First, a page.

7. gunsmoker

    gunsmoker Lawyer and Gun Activist

    27,535
    680
    113

    That's thinking outside the box!

    Although I'll bet that most county or city issued business licenses will have limits on hours of operation, depending on what kind of business it is and where it's located.

    Although cities and counties have no authority to target gun stores for special regulation or restriction (Stste preemption applies) a neutral law that is generally applied to wide categories of businesses could be enforced against gun stores too.
     
  8. gunsmoker

    gunsmoker Lawyer and Gun Activist

    27,535
    680
    113

    I think it's a good idea that burglars have as much difficulty as possible when they try to steal guns. That applies to your homes, and that applies to businesses that sell guns and repair guns. (I would say gunsmith shops too should be impacted by this law.)

    there are plenty of smash and grab robberies of gun stores. One of the reasons the burglars feel so confident that they can rob a gun store that they know has burglar alarms and cameras is that they are sure they can do it quickly. They expect to snatch up tens of thousands of dollars worth of UNLOCKED guns from the shattered glass display cases
    (and off the UNLOCKED wall racks)
    within a minute or two, and they will be gone in their stolen vehicle long before cops arrive.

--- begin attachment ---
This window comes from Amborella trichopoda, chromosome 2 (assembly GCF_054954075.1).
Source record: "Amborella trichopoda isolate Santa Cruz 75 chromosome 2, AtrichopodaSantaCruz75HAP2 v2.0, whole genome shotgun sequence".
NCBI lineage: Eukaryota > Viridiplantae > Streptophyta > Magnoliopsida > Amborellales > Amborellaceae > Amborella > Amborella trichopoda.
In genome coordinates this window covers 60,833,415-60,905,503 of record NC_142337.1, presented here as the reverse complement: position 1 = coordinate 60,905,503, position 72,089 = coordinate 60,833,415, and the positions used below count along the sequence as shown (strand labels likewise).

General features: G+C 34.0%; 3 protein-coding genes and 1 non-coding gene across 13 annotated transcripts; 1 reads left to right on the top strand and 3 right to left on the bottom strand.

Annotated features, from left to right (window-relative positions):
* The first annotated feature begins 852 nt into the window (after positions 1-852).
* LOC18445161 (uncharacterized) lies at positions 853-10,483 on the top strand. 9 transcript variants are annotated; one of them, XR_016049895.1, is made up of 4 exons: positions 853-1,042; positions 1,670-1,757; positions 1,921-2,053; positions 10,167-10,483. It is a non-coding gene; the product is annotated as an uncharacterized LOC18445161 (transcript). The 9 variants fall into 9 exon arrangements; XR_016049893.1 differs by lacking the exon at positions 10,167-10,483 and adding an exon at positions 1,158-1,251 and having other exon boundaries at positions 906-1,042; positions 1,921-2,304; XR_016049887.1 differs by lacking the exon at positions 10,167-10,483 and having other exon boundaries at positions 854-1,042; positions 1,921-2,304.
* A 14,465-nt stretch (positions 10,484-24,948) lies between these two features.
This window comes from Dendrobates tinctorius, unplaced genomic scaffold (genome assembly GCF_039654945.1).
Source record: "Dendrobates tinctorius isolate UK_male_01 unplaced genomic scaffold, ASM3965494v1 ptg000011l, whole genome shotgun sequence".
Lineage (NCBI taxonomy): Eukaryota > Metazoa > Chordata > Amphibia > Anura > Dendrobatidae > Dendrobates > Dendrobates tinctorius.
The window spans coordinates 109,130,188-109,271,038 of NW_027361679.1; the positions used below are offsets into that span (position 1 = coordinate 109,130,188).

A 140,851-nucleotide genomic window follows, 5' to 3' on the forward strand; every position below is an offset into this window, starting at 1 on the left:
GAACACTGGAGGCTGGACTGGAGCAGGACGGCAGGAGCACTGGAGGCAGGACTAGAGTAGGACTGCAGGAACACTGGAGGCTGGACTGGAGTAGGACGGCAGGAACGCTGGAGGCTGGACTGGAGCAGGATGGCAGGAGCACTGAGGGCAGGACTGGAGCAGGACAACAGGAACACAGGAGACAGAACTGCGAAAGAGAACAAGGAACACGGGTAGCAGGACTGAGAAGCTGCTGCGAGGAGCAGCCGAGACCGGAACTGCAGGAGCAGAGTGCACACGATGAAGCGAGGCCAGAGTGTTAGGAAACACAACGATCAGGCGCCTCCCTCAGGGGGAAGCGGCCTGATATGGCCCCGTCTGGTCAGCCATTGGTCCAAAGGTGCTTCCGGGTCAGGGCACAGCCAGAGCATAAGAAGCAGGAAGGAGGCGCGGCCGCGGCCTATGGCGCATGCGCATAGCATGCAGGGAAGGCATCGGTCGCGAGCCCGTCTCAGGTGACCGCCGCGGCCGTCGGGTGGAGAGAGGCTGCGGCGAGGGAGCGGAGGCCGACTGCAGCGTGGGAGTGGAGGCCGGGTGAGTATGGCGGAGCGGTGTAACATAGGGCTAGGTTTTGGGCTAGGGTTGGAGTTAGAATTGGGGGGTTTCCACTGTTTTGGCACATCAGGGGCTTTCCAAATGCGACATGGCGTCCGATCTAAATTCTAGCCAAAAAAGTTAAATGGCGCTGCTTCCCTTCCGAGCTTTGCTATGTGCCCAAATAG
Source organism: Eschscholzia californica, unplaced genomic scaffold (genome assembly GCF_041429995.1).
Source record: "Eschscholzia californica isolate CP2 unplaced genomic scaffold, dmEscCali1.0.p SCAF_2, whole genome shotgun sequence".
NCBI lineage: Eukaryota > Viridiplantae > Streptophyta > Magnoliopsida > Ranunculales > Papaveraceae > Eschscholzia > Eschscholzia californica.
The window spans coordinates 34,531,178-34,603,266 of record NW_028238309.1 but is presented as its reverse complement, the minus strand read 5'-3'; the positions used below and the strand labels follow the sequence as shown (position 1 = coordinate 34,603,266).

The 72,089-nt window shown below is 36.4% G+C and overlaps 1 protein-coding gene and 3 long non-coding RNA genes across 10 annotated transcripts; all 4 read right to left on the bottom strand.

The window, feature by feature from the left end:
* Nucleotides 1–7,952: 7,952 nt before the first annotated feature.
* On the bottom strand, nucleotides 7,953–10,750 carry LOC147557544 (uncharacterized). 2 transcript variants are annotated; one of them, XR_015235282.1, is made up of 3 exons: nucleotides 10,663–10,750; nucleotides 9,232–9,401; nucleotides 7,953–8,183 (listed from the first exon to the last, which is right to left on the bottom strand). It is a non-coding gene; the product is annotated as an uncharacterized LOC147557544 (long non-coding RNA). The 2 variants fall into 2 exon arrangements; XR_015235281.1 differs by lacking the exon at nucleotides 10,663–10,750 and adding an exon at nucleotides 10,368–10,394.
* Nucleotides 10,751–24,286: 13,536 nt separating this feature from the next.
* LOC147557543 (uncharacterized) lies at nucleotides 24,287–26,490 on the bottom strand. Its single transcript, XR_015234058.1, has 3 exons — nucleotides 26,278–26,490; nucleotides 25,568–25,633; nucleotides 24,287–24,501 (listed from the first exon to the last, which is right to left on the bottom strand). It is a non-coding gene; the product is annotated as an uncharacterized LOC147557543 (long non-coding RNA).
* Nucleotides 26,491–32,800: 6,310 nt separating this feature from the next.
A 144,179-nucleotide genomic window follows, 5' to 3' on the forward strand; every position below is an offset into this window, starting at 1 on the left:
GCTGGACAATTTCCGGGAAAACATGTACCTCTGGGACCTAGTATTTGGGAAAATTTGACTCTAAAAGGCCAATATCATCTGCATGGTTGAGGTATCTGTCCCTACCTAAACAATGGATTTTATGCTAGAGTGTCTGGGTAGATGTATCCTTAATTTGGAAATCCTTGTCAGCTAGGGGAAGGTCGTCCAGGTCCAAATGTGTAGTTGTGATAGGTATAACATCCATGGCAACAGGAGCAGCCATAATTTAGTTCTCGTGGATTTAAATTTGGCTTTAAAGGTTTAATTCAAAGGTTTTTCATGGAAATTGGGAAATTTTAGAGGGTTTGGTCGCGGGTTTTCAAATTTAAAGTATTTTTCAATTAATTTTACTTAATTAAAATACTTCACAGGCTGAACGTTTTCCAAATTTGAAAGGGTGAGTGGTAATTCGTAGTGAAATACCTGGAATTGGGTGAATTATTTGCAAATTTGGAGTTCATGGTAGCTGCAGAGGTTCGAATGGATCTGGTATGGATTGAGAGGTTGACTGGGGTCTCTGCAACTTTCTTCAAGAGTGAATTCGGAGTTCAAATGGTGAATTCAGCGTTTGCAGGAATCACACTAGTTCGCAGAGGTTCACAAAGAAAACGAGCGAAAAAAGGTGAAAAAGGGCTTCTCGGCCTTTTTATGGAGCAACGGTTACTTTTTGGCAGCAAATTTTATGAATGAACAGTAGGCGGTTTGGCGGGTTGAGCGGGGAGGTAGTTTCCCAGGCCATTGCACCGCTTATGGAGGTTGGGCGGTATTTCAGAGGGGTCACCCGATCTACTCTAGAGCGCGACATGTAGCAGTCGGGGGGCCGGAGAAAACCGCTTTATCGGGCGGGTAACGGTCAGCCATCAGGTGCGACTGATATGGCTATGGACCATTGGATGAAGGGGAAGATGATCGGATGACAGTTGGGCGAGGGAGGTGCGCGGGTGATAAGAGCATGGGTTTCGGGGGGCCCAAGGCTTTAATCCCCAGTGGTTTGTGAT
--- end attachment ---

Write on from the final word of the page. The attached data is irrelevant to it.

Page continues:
If locking up guns with long steel rods or cable-locks and padlocks,
    or putting them in gun safes,
    is what it would slow down burglars...


    ... then I think fewer burglaries would happen! And of those burglaries that happen anyway, more of them will end with the burglars being spotted by arriving cops first, thus greatly increasing the chances of getting caught.
     
  9. 45_Fan

    45_Fan Well-Known Member

    7,958
    42
    48
    Is there seriously a gun store that could be simply breached with a rock though?
     
  10. gunsmoker

    gunsmoker Lawyer and Gun Activist

    27,535
    680
    113
    in the mining and demolition industry there are safe storage requirements for explosives and blasting caps. The container in which those things are stored must be burglary resistant. Among pharmacists there are laws that require that certain drugs be kept under lock and key ( and I don't just mean the building itself is locked up with the exterior doors and windows being closed and locked ). Guns at gun stores SHOULD be in secure vaults or racks that also resist theft to at least a certain level.